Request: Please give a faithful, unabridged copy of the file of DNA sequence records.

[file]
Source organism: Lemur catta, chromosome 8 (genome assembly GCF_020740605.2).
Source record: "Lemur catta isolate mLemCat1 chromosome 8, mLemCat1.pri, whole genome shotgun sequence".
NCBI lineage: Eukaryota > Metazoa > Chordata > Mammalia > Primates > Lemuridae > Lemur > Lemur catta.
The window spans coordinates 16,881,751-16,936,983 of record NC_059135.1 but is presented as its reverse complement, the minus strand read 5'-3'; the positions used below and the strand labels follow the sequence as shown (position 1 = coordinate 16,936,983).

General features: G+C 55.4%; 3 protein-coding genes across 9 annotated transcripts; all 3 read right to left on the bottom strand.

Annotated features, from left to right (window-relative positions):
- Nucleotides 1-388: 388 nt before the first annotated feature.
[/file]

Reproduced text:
Source organism: Lemur catta, chromosome 8 (genome assembly GCF_020740605.2).
Source record: "Lemur catta isolate mLemCat1 chromosome 8, mLemCat1.pri, whole genome shotgun sequence".
NCBI lineage: Eukaryota > Metazoa > Chordata > Mammalia > Primates > Lemuridae > Lemur > Lemur catta.
The window spans coordinates 16,881,751-16,936,983 of record NC_059135.1 but is presented as its reverse complement, the minus strand read 5'-3'; the positions used below and the strand labels follow the sequence as shown (position 1 = coordinate 16,936,983).

General features: G+C 55.4%; 3 protein-coding genes across 9 annotated transcripts; all 3 read right to left on the bottom strand.

Annotated features, from left to right (window-relative positions):
- Nucleotides 1-388: 388 nt before the first annotated feature.